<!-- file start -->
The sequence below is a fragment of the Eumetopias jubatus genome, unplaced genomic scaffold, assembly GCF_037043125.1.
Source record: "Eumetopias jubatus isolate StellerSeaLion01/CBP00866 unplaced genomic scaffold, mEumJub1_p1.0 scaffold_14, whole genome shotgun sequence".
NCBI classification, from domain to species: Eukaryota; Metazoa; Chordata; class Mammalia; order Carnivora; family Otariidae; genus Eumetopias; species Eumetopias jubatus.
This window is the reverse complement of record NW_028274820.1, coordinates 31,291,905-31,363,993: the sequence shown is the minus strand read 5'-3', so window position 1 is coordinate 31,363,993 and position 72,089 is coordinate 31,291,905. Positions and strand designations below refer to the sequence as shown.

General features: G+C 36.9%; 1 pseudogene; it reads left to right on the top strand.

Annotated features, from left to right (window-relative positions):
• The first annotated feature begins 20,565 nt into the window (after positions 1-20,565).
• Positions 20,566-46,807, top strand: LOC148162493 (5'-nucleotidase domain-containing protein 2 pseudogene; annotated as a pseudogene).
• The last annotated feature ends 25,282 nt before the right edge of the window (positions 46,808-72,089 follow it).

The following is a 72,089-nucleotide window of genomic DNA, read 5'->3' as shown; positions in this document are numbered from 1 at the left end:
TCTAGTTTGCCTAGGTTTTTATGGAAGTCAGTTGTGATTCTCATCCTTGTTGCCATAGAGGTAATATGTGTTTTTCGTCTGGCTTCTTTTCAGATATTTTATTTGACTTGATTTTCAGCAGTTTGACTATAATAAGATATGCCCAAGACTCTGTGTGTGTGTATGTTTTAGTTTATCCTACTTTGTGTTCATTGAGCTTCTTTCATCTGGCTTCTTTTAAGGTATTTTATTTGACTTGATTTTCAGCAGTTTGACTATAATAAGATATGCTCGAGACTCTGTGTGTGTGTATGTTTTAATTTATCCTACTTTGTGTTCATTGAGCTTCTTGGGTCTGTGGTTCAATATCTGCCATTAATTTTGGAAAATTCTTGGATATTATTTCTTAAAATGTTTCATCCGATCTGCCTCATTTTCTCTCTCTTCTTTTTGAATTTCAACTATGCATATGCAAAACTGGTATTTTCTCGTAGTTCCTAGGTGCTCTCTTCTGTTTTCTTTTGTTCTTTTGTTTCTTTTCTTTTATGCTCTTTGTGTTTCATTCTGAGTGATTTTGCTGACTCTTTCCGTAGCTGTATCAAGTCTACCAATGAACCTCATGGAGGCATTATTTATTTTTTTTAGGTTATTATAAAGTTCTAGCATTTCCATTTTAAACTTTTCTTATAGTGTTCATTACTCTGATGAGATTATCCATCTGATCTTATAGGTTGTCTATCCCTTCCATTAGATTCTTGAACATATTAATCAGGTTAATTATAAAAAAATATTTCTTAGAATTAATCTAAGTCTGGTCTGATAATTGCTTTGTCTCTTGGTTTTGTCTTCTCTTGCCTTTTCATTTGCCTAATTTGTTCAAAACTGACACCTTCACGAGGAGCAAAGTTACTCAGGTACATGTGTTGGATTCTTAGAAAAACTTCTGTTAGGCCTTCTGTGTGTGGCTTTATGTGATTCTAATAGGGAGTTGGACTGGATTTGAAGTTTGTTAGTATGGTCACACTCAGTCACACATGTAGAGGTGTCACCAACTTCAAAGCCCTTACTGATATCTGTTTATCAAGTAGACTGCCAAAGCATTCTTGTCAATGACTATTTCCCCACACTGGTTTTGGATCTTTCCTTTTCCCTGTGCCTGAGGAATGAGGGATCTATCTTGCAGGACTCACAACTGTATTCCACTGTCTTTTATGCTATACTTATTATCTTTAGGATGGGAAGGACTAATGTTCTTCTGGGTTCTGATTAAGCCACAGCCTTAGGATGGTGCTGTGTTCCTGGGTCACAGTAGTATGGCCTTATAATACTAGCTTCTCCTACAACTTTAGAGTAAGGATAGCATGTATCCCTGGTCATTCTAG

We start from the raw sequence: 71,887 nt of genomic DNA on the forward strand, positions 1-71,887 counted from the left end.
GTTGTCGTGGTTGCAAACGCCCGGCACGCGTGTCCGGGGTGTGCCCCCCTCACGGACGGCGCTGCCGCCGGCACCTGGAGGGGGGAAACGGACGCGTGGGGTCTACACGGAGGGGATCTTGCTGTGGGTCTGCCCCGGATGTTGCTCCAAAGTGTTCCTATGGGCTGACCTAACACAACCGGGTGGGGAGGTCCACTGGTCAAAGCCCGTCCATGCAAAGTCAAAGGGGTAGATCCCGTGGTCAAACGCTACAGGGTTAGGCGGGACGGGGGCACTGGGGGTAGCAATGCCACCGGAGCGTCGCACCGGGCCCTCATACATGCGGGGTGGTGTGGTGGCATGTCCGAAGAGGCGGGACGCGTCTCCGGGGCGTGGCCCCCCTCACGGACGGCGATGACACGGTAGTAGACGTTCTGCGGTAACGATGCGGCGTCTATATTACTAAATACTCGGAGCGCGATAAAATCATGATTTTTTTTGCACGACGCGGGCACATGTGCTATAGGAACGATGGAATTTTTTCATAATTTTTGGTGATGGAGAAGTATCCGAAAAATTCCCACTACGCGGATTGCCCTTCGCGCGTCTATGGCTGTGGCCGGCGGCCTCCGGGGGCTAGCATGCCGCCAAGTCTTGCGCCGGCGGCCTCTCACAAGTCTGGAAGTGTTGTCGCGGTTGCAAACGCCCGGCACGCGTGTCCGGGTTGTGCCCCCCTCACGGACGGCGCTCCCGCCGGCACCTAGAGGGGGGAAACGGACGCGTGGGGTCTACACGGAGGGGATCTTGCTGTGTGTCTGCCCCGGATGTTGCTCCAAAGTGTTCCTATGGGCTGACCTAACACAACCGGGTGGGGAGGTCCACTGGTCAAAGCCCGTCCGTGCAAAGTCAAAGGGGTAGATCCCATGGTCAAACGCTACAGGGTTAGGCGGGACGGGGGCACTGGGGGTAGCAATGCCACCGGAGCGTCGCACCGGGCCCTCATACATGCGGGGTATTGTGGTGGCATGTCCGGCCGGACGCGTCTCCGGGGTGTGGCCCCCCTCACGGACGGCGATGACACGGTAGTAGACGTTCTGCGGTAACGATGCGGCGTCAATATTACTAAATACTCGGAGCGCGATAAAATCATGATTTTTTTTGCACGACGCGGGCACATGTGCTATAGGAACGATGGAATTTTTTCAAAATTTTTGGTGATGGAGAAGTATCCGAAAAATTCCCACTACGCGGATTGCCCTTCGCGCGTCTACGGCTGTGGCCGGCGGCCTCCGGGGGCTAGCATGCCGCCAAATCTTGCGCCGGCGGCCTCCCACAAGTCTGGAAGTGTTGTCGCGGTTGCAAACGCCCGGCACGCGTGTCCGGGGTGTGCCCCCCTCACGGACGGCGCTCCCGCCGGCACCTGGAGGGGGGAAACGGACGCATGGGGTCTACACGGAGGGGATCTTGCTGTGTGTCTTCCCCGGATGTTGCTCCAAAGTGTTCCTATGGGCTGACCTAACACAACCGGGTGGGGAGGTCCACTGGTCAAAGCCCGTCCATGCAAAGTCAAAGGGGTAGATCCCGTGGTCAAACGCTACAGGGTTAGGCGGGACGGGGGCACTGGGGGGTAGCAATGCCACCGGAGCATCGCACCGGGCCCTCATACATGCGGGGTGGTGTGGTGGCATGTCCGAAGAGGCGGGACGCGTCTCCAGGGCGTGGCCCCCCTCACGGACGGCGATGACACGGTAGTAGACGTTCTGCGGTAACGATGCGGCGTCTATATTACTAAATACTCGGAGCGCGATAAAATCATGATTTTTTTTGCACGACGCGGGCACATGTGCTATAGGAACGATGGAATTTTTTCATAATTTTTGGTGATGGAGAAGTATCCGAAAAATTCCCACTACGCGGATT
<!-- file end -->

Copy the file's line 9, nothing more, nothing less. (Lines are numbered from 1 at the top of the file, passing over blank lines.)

• The last annotated feature ends 25,282 nt before the right edge of the window (positions 46,808-72,089 follow it).